Embryonic Neurodevelopment

 

Embryonic neurodevelopment is an important starting point for gaining an understanding of neurogenesis.  It provides a foundational model for how neurons are produced and what happens to them after their birth.

Our discussion on embryonic neurodevelopment will begin with an embryo, which is composed of three distinct layers (endoderm, mesoderm, and ectoderm).  Each layer gives rise to different structures of the developing body:

Endoderm- lining of many internal organs

Mesoderm- bones and muscles

Ectoderm- nervous system and skin

The neural plate of the ectoderm forms the neural tube (i.e. neurulation) and the entire central nervous system develops from the walls of the neural tube.  Table 1 and Figure 1A outline the major divisions of the neural tube and the major structures that arise from those divisions.

These neuronal structures develop in three stages: (1.) cell proliferation, (2.) cell migration, and (3.) cell differentiation.  This page will focus on the development of the cerebral cortex.

 
 

1. Cell Proliferation

Cell proliferation is the generation of new cells.  These new cells (that will eventually become neurons or glia) are produced from within the ventricular zone (Figure 1B).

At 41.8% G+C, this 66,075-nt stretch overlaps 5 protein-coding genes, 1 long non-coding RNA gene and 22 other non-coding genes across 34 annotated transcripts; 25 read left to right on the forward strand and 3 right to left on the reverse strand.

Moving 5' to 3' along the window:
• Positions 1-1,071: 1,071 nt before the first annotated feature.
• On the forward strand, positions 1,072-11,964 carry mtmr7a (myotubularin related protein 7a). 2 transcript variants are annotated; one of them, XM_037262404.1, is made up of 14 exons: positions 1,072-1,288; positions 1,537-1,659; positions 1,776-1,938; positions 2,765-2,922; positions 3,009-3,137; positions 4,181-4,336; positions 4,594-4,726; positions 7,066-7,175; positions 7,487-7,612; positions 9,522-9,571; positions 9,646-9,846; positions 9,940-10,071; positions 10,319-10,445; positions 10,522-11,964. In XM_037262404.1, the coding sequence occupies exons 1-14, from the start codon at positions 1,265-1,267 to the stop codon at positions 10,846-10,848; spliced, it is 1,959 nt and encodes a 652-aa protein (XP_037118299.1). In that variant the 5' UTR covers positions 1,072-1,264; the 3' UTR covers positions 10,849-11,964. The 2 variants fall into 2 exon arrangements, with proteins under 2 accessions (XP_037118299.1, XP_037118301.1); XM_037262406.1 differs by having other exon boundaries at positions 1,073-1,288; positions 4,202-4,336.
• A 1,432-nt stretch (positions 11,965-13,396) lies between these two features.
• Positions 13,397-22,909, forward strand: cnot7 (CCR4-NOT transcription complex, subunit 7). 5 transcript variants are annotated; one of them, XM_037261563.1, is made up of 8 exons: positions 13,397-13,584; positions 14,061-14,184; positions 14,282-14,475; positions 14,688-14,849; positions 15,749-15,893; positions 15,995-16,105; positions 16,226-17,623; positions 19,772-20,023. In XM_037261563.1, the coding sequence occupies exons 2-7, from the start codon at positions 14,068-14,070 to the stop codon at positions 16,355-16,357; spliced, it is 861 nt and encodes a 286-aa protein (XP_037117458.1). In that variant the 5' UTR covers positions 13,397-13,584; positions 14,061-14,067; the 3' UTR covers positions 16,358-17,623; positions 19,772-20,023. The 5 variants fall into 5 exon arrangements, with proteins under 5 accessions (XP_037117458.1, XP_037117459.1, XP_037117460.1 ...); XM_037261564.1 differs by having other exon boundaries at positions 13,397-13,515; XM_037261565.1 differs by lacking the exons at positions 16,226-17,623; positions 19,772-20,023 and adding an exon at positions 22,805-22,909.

2. Cell Migration

Cell migration is the movement of newly generated cells to their final destination.  Many daughter cells (called neuroblasts) migrate by slithering along thin fibers (radial glial cells) that radiate from the ventricular zone toward the pia (Figure 2).

 
 
 

The cortex is said to be assembled inside-out (new neuroblasts migrate right past those in the existing cortical plate) (Figure 3).

 
 

3. Cell Differentiation

This is the stage when a newly generated cell begins to take on the appearance and characteristics of a neuron.  Neuronal differentiation occurs first, followed by astrocyte differentiation and then oligodendrocyte differentiation.  Figure 4 illustrates the differentiation of a neuroblast into a pyramidal neuron, which is one of the types of neurons found in the cerebral cortex.

While neurons differentiate, they also begin to form connections.  Gradually, they form functional circuits.

Click here to learn about the differences between embryonic neurodevelopment/neurogenesis and adult neurogenesis.

 
 


Acknowledgements

Figures 1, 2, 3, and 4 were adapted from illustrations within the following two textbooks:

Bear, M., Connors, B., & Paradiso, M. (2007). Neuroscience: Exploring the Brain (Third Edition). Baltimore: Lippincott Williams & Wilkins.

Purves, D., Augustine, G., & Fitzpatrick, D. (2004). Neuroscience (Third Edition).  Sunderland, MA: Sinauer Associates.

Page by Steve Conway